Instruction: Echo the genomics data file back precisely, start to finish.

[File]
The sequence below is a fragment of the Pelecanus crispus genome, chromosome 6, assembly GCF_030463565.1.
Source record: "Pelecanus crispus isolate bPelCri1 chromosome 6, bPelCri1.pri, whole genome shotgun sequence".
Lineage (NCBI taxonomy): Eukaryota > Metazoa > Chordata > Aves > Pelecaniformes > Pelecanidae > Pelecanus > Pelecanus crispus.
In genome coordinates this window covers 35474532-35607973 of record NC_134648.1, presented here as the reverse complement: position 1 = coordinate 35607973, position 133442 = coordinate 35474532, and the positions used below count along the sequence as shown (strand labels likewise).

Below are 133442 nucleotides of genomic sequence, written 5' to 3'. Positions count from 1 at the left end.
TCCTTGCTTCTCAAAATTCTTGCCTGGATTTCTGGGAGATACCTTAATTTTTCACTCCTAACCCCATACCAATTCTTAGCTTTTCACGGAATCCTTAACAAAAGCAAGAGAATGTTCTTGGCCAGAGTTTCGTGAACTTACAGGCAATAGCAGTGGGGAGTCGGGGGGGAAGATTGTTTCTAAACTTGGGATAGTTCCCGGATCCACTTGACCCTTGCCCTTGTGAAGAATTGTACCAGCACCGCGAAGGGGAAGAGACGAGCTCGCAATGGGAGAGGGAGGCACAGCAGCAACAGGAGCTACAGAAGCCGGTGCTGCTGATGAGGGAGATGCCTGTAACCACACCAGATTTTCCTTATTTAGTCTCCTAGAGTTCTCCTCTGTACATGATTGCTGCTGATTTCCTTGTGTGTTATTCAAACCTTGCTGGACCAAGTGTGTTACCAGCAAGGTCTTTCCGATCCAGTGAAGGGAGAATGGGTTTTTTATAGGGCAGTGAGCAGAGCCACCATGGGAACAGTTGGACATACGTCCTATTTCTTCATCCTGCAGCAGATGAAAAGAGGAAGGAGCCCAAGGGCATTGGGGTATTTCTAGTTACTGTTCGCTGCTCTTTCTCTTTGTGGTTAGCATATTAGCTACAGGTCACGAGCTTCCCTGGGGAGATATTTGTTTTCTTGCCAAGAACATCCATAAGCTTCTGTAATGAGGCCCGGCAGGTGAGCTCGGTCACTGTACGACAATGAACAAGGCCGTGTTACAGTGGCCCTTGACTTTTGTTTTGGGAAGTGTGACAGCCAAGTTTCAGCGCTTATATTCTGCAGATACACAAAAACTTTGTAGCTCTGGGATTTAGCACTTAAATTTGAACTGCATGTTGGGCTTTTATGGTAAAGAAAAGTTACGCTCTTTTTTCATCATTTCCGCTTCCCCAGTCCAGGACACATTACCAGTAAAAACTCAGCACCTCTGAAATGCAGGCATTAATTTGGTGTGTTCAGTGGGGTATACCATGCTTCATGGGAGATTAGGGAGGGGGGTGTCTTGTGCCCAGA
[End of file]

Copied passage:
The sequence below is a fragment of the Pelecanus crispus genome, chromosome 6, assembly GCF_030463565.1.
Source record: "Pelecanus crispus isolate bPelCri1 chromosome 6, bPelCri1.pri, whole genome shotgun sequence".
Lineage (NCBI taxonomy): Eukaryota > Metazoa > Chordata > Aves > Pelecaniformes > Pelecanidae > Pelecanus > Pelecanus crispus.
In genome coordinates this window covers 35474532-35607973 of record NC_134648.1, presented here as the reverse complement: position 1 = coordinate 35607973, position 133442 = coordinate 35474532, and the positions used below count along the sequence as shown (strand labels likewise).

Below are 133442 nucleotides of genomic sequence, written 5' to 3'. Positions count from 1 at the left end.
TCCTTGCTTCTCAAAATTCTTGCCTGGATTTCTGGGAGATACCTTAATTTTTCACTCCTAACCCCATACCAATTCTTAGCTTTTCACGGAATCCTTAACAAAAGCAAGAGAATGTTCTTGGCCAGAGTTTCGTGAACTTACAGGCAATAGCAGTGGGGAGTCGGGGGGGAAGATTGTTTCTAAACTTGGGATAGTTCCCGGATCCACTTGACCCTTGCCCTTGTGAAGAATTGTACCAGCACCGCGAAGGGGAAGAGACGAGCTCGCAATGGGAGAGGGAGGCACAGCAGCAACAGGAGCTACAGAAGCCGGTGCTGCTGATGAGGGAGATGCCTGTAACCACACCAGATTTTCCTTATTTAGTCTCCTAGAGTTCTCCTCTGTACATGATTGCTGCTGATTTCCTTGTGTGTTATTCAAACCTTGCTGGACCAAGTGTGTTACCAGCAAGGTCTTTCCGATCCAGTGAAGGGAGAATGGGTTTTTTATAGGGCAGTGAGCAGAGCCACCATGGGAACAGTTGGACATACGTCCTATTTCTTCATCCTGCAGCAGATGAAAAGAGGAAGGAGCCCAAGGGCATTGGGGTATTTCTAGTTACTGTTCGCTGCTCTTTCTCTTTGTGGTTAGCATATTAGCTACAGGTCACGAGCTTCCCTGGGGAGATATTTGTTTTCTTGCCAAGAACATCCATAAGCTTCTGTAATGAGGCCCGGCAGGTGAGCTCGGTCACTGTACGACAATGAACAAGGCCGTGTTACAGTGGCCCTTGACTTTTGTTTTGGGAAGTGTGACAGCCAAGTTTCAGCGCTTATATTCTGCAGATACACAAAAACTTTGTAGCTCTGGGATTTAGCACTTAAATTTGAACTGCATGTTGGGCTTTTATGGTAAAGAAAAGTTACGCTCTTTTTTCATCATTTCCGCTTCCCCAGTCCAGGACACATTACCAGTAAAAACTCAGCACCTCTGAAATGCAGGCATTAATTTGGTGTGTTCAGTGGGGTATACCATGCTTCATGGGAGATTAGGGAGGGGGGTGTCTTGTGCCCAGA